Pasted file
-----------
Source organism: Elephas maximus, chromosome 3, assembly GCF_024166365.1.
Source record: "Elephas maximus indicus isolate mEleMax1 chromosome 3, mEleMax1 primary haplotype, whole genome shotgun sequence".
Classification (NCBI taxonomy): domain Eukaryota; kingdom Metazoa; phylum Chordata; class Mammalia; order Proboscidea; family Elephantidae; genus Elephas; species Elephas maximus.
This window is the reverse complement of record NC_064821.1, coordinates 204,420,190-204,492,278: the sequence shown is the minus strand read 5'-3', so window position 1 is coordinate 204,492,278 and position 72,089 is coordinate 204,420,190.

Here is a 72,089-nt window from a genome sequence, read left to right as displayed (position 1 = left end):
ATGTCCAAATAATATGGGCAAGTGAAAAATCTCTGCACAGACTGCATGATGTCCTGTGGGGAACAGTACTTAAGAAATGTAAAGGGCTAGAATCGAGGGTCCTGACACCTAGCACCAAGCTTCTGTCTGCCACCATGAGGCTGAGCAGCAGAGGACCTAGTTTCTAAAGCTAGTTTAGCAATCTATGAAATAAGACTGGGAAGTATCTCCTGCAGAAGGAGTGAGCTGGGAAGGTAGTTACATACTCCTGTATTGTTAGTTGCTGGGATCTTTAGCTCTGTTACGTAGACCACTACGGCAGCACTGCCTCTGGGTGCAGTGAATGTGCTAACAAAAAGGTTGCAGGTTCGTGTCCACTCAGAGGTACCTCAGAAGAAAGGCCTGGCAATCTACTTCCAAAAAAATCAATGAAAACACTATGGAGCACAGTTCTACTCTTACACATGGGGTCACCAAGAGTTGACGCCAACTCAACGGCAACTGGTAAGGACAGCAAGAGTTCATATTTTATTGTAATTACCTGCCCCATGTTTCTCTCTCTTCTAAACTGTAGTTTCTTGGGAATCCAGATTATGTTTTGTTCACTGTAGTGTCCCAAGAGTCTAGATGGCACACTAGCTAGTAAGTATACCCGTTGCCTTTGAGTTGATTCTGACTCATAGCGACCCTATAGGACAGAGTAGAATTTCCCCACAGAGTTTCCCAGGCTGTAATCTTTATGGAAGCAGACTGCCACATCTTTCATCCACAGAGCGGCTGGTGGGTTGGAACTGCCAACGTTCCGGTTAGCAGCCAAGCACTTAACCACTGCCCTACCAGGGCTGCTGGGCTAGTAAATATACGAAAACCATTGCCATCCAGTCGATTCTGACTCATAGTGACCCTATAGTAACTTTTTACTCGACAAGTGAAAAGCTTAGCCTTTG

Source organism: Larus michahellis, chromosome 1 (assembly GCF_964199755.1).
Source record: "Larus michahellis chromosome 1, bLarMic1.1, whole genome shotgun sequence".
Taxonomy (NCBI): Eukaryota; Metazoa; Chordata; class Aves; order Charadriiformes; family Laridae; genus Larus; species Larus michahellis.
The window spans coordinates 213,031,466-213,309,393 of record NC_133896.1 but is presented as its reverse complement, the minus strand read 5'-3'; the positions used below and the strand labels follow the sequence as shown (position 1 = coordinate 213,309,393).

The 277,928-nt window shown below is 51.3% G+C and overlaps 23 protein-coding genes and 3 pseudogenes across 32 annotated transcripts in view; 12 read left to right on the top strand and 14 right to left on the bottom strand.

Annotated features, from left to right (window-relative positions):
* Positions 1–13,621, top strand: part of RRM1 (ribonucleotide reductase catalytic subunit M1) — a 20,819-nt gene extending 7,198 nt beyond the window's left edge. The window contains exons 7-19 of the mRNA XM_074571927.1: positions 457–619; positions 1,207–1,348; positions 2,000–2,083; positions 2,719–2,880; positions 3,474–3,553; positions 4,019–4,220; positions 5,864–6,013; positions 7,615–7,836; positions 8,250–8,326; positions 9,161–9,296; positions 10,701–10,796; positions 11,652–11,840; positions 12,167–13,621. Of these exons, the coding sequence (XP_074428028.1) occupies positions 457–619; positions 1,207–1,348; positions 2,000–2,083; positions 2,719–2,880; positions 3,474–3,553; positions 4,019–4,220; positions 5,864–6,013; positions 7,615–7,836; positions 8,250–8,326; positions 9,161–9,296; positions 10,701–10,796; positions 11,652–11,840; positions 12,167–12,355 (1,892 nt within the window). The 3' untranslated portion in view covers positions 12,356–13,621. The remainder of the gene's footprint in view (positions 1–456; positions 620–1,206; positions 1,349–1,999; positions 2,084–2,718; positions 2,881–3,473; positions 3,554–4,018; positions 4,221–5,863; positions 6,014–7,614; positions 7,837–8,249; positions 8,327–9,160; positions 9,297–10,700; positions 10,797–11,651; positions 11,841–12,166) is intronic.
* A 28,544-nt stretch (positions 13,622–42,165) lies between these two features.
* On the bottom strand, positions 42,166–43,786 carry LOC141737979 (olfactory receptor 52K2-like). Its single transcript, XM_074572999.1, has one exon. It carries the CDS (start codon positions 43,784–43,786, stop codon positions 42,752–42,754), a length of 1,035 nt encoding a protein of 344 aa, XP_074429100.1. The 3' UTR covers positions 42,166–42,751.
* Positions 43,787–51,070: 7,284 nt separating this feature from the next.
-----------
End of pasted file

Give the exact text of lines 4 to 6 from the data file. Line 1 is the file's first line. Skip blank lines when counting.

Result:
This window is the reverse complement of record NC_064821.1, coordinates 204,420,190-204,492,278: the sequence shown is the minus strand read 5'-3', so window position 1 is coordinate 204,492,278 and position 72,089 is coordinate 204,420,190.

Here is a 72,089-nt window from a genome sequence, read left to right as displayed (position 1 = left end):
ATGTCCAAATAATATGGGCAAGTGAAAAATCTCTGCACAGACTGCATGATGTCCTGTGGGGAACAGTACTTAAGAAATGTAAAGGGCTAGAATCGAGGGTCCTGACACCTAGCACCAAGCTTCTGTCTGCCACCATGAGGCTGAGCAGCAGAGGACCTAGTTTCTAAAGCTAGTTTAGCAATCTATGAAATAAGACTGGGAAGTATCTCCTGCAGAAGGAGTGAGCTGGGAAGGTAGTTACATACTCCTGTATTGTTAGTTGCTGGGATCTTTAGCTCTGTTACGTAGACCACTACGGCAGCACTGCCTCTGGGTGCAGTGAATGTGCTAACAAAAAGGTTGCAGGTTCGTGTCCACTCAGAGGTACCTCAGAAGAAAGGCCTGGCAATCTACTTCCAAAAAAATCAATGAAAACACTATGGAGCACAGTTCTACTCTTACACATGGGGTCACCAAGAGTTGACGCCAACTCAACGGCAACTGGTAAGGACAGCAAGAGTTCATATTTTATTGTAATTACCTGCCCCATGTTTCTCTCTCTTCTAAACTGTAGTTTCTTGGGAATCCAGATTATGTTTTGTTCACTGTAGTGTCCCAAGAGTCTAGATGGCACACTAGCTAGTAAGTATACCCGTTGCCTTTGAGTTGATTCTGACTCATAGCGACCCTATAGGACAGAGTAGAATTTCCCCACAGAGTTTCCCAGGCTGTAATCTTTATGGAAGCAGACTGCCACATCTTTCATCCACAGAGCGGCTGGTGGGTTGGAACTGCCAACGTTCCGGTTAGCAGCCAAGCACTTAACCACTGCCCTACCAGGGCTGCTGGGCTAGTAAATATACGAAAACCATTGCCATCCAGTCGATTCTGACTCATAGTGACCCTATAGTAACTTTTTACTCGACAAGTGAAAAGCTTAGCCTTTG